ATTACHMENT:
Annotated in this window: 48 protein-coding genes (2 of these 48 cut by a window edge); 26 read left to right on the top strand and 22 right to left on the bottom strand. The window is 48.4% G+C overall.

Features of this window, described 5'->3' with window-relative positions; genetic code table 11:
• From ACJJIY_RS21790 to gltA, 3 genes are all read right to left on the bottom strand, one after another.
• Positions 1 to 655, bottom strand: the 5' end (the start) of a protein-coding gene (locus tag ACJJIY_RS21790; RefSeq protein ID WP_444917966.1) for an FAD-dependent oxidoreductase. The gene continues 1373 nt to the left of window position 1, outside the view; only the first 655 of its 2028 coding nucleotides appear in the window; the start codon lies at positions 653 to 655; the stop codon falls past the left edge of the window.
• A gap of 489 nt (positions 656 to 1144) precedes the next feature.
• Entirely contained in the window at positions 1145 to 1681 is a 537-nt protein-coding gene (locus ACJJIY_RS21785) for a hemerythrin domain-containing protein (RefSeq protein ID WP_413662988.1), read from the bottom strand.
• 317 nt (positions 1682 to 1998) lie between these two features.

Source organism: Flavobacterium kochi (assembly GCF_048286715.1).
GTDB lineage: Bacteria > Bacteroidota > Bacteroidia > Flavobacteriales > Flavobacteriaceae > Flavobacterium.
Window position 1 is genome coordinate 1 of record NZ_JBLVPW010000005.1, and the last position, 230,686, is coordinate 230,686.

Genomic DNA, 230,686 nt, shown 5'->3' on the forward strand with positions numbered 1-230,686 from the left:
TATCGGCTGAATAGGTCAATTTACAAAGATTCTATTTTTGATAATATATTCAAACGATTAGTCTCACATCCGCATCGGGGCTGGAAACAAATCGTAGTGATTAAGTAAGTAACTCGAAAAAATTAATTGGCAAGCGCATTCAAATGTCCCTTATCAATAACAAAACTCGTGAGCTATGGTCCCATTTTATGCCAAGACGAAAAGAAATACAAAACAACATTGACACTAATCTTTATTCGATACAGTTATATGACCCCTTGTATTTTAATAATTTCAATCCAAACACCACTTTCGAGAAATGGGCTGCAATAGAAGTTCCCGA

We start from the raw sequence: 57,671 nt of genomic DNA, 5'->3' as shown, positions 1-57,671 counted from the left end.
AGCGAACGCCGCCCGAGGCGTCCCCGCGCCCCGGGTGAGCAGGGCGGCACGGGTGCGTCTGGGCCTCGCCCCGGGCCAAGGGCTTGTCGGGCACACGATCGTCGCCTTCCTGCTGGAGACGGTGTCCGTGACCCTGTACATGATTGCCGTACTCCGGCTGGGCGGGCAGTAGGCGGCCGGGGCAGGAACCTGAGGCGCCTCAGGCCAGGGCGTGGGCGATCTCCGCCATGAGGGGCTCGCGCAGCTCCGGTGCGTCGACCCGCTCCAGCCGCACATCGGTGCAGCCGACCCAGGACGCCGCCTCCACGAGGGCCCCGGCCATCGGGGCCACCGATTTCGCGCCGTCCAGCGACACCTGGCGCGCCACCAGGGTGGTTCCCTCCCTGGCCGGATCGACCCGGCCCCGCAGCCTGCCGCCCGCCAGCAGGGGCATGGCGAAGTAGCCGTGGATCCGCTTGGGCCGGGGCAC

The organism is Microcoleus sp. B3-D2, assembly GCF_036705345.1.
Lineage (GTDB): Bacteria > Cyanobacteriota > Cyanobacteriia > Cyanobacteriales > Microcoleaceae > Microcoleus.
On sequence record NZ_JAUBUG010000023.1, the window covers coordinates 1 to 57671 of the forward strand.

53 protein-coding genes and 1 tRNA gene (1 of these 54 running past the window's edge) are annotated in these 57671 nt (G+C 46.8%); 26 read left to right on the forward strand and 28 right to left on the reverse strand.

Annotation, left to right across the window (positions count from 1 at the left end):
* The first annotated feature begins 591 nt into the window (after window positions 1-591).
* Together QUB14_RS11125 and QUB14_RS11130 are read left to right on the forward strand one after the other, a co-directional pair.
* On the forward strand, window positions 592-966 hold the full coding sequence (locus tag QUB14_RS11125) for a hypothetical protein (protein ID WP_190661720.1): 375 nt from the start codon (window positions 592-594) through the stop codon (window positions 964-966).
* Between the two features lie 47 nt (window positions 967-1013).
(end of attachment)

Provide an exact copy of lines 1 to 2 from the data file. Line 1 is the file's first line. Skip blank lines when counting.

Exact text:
Annotated in this window: 48 protein-coding genes (2 of these 48 cut by a window edge); 26 read left to right on the top strand and 22 right to left on the bottom strand. The window is 48.4% G+C overall.

Features of this window, described 5'->3' with window-relative positions; genetic code table 11: